So in the spirit of what I’ve learned, and the somewhat embarrassing, if also humourous, realizations about my own relationship, I’m declaring a few bedroom rules:

  • iPhones will no longer be accessible after 8:00 p.m.
  • Kindles are allowed because reading, when you have children, can only realistically happen in the bedroom, at night, when they can’t interrupt.
  • Laptops may be used as necessary, but only for specific purposes and not to endlessly surf or engage in mind-numbing escapism.

What do you think? Is this a good start to reclaiming this space as an oasis for us as a couple? Baby steps right?

 I wrote this post as part of Heather at The Extraordinary-Ordinary’s Just Write exercise. Head on over if you want to learn and read more!

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22 thoughts on “The Master Bedroom

  1. ShannonL says:

    Ha ha! Good luck with #1!

    I guess we pretty much do the same thing, only it’s in the living room rather than the bedroom. After the youngest is in bed, you can normally find one of us with a laptop, the other with a Blackberry, both in front of the TV. In the bedroom we have only the TV which is probably just as bad as computers and books, but at least we share/discuss/laugh at the same show rather than being separated in our own little technological worlds!

    I say you implement those bedroom rules *and* add some *other* devices to those night tables that you can share! (Wink, wink)!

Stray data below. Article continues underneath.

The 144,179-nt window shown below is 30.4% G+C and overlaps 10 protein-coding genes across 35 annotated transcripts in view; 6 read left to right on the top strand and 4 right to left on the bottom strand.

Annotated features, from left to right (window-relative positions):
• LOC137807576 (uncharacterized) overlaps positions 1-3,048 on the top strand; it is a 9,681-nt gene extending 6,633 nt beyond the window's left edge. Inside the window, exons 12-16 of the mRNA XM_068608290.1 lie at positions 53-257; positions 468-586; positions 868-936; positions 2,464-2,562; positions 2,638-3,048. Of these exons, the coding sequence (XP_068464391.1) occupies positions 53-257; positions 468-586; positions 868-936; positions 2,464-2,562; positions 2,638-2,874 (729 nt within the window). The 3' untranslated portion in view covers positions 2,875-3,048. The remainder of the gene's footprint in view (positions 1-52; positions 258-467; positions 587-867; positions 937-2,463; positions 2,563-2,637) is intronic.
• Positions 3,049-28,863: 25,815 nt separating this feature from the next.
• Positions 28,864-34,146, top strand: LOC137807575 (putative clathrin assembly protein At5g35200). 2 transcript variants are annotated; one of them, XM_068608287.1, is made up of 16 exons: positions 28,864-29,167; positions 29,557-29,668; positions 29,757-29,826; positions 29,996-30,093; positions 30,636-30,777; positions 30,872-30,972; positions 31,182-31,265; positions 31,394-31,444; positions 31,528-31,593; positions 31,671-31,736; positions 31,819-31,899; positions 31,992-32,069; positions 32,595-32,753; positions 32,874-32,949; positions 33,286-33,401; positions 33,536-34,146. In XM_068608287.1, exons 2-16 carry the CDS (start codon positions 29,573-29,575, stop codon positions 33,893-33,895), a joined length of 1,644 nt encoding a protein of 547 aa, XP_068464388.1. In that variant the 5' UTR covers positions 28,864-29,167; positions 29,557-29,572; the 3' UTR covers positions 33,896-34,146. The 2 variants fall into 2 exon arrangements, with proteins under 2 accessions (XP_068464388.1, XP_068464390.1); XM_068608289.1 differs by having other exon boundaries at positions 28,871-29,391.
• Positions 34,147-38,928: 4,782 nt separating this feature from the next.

2. Hmmm .. not so sure you shouldn’t ban laptops entirely from the bedroom. What “specific” purposes are allowed? If they are for writing or blogging, maybe forcing yourself to sit at a desk could help with the whole “oasis” goal?

    p.s. I think an “oasis” is just as achievable as “work-life balance” but hey, a peaceful place to sleep may not be an oasis, but it’s a start! 🙂

  3. After years of single life in which I settled in on my bed with work and snacks and magazines (and the television nearby), I started having trouble sleeping. All the advice said to leave those other activities outside the bedroom. It helped. When I got married we found that the same rule applies whether the goal is sleeping or enjoying intimacy and couple’s time.

  4. ohhh, I don’t know…I love my laptop and use it pretty much all day, all evening. Yes, and ebook readers, and my phone. But I love love love the fact that when I go to bed at night all that is on my bedside tables is a slim volume of poetry, a book, a journal, a light and an alarm clock. It feels peaceful to turn off the world and disconnect from it, even if only for a few brief moments before sleep.

    Having said that, I could definitely declutter – most days there is clean laundry waiting to be folded and clothes to be put away and that definitely detracts from the peaceful ambiance.

  5. lena says: